Inter-particle spacing has been discussed by Fu and Wang (23). It is postulated that when the matrix ligament thickness is reduced to a critical level, yielding zone interaction becomes more feasible and a brittle-ductile transition occurs. Inevitably when imperfect distribution of particles occurs, there is a distribution of ligament thicknesses. If short-range ligaments predominate, yielding can occur over the area of deformation. Enhancements in impact resistance have been determined for ultrafine calcium carbonate

particles in thermoplastics (24), although it is recognized that effective additive dispersion is essential (24, 25). Heterogeneous nucleation effects may offset the measured improvements in impact resistance (25, 26), although it appears that high aspect ratio additives may be more influential, in this respect (14, 15, 25). Small particle size Mg[(OH).sub.2] fillers have also been found to generate optimum impact toughness in PP (14) but once again, impact resistance reduces dramatically if mu ch higher filler loadings are incorporated [15].

Overall, it is clear that the mechanical properties of artifacts molded from particle-filled polymers are influenced by a number of complex and interactive variables. These relate not only to the type and concentration of selected polymer(s) and additives but also to the stages of processing from filler preparation, coating and subsequent additive dispersion induced at the compounding stage. Dispersive mixing enhancement created by judicious selection of filler coatings is the key to achieving a good balance of rheological properties in MDPE/[Mg(OH).sub.2] composites (1). The main objective in Part 2 of this communication is to progress the chain of knowledge by investigating the influence of filler coatings (aliphatic chain length and addition level) on selected mechanical properties of injection molded magnesium hydroxide filled MDPE composites, and to identify the factors primarily responsible for physical property enhancement.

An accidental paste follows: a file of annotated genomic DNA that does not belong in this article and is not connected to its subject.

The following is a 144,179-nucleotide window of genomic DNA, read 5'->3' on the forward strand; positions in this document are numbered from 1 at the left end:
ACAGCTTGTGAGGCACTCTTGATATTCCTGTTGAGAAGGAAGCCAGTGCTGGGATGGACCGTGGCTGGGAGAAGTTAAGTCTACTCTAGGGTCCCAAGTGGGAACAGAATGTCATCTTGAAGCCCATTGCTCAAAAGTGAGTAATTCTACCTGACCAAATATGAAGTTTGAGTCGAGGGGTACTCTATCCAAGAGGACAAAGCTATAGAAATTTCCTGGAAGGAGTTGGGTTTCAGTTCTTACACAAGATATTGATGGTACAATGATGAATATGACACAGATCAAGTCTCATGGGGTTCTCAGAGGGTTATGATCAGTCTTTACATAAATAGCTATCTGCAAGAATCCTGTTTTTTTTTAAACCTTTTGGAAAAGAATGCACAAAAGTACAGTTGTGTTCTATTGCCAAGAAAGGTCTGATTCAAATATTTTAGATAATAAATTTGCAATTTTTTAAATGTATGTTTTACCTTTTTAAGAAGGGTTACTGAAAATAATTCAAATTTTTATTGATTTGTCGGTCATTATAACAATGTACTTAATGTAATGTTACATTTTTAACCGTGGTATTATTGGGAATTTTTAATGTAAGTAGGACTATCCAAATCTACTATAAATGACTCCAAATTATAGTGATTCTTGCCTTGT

EXPERIMENTAL TECHNIQUES

Materials

A high molecular weight grade of MDPE (supplied by BP Chemicals, Grangemouth, U.K.) was used throughout the study. The magnesium hydroxide filler was supplied by Premier Periclase Ltd. (Ireland); grade DP393 has a high aspect ratio, planar 'platey' character with a primary particle size of around 0.8 [micro]m, corresponding to a specific surface area of 13 [m.sup.2]/g. Different concentrations of fatty-acid surface coatings have been added to the [Mg(OH).sub.2] filler; these vary in terms of the aliphatic chain length and include decanoic acid [C-10], stearic acid [C-18], behenic acid (C-22) and an acid-group terminated polyethylene (ATPE) of molecular weight 5000 g/mol. supplied by AlliedSignal Corporation (Belgium). Full details of individual material specifications (including a micrograph to show the [Mg[OH].sub.2] particle morphology) and related experimental procedures have been provided in the first part of this communication [1].

Injection Molding

For the results presented here, the filler concentration was held constant at a nominal level of 30% (by weight). Following the twin-screw compounding stage (1), MDPE-[Mg(OH).sub.2] composites were injection molded using a Negri Bossi NB55 machine (55 tonnes maximum locking force; 32mm diameter screw) to produce both dumbbell specimens for uniaxial tensile tests and in a separate mold, single edge notched (SEN) Izod impact test bars. Unfilled MDPE was also molded to produce control specimens. In each case, maximum melt temperature was 22000 and the mold temperature surface was controlled by circulating water at 1500. Many individual settings (pressures, speeds, phasetimings) were controlled by the Dimicard 200 programming system; full details of all parameters are given elsewhere [27].

Tensile Testing